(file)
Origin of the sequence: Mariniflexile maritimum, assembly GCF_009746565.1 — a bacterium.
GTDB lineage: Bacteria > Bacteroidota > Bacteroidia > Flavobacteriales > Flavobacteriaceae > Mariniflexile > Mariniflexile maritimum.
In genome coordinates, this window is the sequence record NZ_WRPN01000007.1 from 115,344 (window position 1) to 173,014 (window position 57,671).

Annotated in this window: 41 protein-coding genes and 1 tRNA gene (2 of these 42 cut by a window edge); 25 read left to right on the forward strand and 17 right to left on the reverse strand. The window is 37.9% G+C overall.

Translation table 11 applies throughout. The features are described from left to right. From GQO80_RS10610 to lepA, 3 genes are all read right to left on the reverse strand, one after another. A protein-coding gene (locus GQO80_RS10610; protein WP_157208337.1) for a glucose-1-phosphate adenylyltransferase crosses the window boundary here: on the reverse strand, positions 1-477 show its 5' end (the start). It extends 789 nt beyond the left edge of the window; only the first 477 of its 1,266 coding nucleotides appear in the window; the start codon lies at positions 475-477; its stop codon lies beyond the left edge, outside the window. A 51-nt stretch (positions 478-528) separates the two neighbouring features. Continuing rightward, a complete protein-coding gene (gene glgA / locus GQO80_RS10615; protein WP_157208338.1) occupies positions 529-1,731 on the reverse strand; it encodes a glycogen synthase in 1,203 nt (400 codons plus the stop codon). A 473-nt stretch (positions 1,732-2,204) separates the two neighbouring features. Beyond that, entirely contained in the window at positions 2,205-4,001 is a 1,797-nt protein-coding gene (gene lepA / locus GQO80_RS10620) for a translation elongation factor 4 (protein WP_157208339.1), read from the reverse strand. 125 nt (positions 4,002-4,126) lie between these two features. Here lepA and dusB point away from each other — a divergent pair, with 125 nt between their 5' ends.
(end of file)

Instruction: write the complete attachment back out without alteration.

Origin of the sequence: Mariniflexile maritimum, assembly GCF_009746565.1 — a bacterium.
GTDB lineage: Bacteria > Bacteroidota > Bacteroidia > Flavobacteriales > Flavobacteriaceae > Mariniflexile > Mariniflexile maritimum.
In genome coordinates, this window is the sequence record NZ_WRPN01000007.1 from 115,344 (window position 1) to 173,014 (window position 57,671).

Annotated in this window: 41 protein-coding genes and 1 tRNA gene (2 of these 42 cut by a window edge); 25 read left to right on the forward strand and 17 right to left on the reverse strand. The window is 37.9% G+C overall.

Translation table 11 applies throughout. The features are described from left to right. From GQO80_RS10610 to lepA, 3 genes are all read right to left on the reverse strand, one after another. A protein-coding gene (locus GQO80_RS10610; protein WP_157208337.1) for a glucose-1-phosphate adenylyltransferase crosses the window boundary here: on the reverse strand, positions 1-477 show its 5' end (the start). It extends 789 nt beyond the left edge of the window; only the first 477 of its 1,266 coding nucleotides appear in the window; the start codon lies at positions 475-477; its stop codon lies beyond the left edge, outside the window. A 51-nt stretch (positions 478-528) separates the two neighbouring features. Continuing rightward, a complete protein-coding gene (gene glgA / locus GQO80_RS10615; protein WP_157208338.1) occupies positions 529-1,731 on the reverse strand; it encodes a glycogen synthase in 1,203 nt (400 codons plus the stop codon). A 473-nt stretch (positions 1,732-2,204) separates the two neighbouring features. Beyond that, entirely contained in the window at positions 2,205-4,001 is a 1,797-nt protein-coding gene (gene lepA / locus GQO80_RS10620) for a translation elongation factor 4 (protein WP_157208339.1), read from the reverse strand. 125 nt (positions 4,002-4,126) lie between these two features. Here lepA and dusB point away from each other — a divergent pair, with 125 nt between their 5' ends.